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In the Garden: Community Crops harvests more than food
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In the Garden: Community Crops harvests more than food

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“We learn from our gardens to deal with the most urgent question of our time: How much is enough?”

-- Aldo Leopold

It may be hard to tell, given how warm it has been these last weeks, but we are nearing the end of another garden season. “Putting up” the year's bounty is, perhaps, the most crucial moment of the gardening endeavor because it forces the home gardener to reflect on the question posed by Aldo Leopold: “How much is enough?”

After a long season of carefully tending tomatoes and peppers, fighting back the weeds, bugs and rabbits, to then wash and preserve your produce and realize that it only half-filled your pantry is a very sobering moment. It's not hard to understand why so many new gardeners throw up their blistered, cracked hands and head to the nearest grocery store to stock up.

At Community Crops — a nonprofit organization with more than a decade of experience in creating opportunities for Lincoln residents to grow food for themselves — we constantly are working towards a better understanding of how much food is needed to feed our city and how it can be done as close to Lincoln as possible. We are training beginning farmers to start their own operations and to sell directly to Lincoln consumers; we work at five Lincoln schools, where we've helped build gardens that serve as dynamic learning spaces to enhance students' experiences and get them thinking about food at an early age; and, most visibly, we manage community gardens that convert unused land into productive, beautified landscapes where food is grown.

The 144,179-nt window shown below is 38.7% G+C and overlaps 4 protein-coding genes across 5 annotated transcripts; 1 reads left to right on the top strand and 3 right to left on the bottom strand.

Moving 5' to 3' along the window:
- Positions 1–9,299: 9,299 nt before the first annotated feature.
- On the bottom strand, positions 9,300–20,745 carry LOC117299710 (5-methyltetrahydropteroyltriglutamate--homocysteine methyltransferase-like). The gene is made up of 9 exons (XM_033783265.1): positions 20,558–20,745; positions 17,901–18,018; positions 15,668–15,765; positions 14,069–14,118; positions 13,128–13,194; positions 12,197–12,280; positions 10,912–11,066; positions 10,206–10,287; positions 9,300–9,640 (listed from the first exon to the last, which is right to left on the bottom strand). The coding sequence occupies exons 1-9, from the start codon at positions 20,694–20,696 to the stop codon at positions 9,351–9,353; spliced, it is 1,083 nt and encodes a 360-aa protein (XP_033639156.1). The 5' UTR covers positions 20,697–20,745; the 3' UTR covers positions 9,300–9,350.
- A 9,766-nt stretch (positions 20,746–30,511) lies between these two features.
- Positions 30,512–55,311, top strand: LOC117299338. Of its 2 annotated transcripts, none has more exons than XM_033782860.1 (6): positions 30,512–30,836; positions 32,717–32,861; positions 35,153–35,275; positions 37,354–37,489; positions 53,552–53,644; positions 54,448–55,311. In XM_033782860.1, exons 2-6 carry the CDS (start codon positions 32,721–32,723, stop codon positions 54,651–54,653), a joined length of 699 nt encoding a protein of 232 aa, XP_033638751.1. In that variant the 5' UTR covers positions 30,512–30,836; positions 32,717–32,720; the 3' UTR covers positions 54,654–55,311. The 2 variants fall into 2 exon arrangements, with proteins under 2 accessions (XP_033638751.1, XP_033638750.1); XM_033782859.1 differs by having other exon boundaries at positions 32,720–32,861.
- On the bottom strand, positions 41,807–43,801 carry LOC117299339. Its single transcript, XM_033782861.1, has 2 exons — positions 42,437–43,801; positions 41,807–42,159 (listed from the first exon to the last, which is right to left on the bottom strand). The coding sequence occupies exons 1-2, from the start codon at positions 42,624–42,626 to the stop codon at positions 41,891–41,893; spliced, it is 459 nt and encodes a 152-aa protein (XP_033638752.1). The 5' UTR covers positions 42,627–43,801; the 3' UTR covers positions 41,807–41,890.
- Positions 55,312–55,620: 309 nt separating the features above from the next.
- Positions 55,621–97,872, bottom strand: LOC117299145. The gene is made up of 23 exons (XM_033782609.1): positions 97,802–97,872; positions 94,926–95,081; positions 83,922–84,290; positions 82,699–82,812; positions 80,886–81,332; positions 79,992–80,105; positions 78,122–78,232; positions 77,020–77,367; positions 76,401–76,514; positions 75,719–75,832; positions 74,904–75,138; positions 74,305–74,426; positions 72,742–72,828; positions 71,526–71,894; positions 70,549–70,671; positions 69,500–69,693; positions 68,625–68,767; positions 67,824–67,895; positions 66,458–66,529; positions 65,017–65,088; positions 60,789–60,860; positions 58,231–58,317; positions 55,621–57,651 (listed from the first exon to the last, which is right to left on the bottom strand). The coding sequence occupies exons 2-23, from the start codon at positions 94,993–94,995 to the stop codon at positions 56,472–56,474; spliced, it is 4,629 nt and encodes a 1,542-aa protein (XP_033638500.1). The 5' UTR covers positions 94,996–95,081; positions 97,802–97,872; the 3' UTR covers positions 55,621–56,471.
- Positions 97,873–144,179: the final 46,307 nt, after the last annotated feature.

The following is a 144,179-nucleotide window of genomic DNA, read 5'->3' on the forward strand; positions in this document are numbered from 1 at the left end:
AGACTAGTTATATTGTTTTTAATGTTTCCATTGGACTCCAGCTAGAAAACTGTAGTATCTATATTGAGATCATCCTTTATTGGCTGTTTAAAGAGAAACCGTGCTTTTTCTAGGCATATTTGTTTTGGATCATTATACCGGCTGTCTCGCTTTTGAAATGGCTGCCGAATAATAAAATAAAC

Our community garden program provided space at 11 sites for 240 Lincoln families (about 900 people total) to grow some of their own food this year and to get hands-on experience with the many trials and tribulations that come with food production. Collectively, our community gardeners had a tremendously successful year, growing more than 30,000 pounds of food in about an acre and a half of space.

In addition to the fresh produce, gardeners get to meet new people and share tips and techniques; they get some exercise, without having to pay for a gym membership; and, importantly, they can turn off their cellphones, step away from the computer and get a mental break from the hectic demands of daily life.

Even if the average gardener struggles to find time to get to the garden to pull weeds, or loses most of their lettuce to the rabbits, they have a different perspective when they go to the store in January to buy a tomato. In my mind, that is the major benefit of community gardening: planting the seed of curiosity in each gardener, a seed that is renewed each time they step into the garden or the grocery store.

In reality, we never will grow enough food for all of Lincoln in the community gardens, but if we can get more people to understand the importance of a more localized food system, all of us who believe in community gardens will have done our job.

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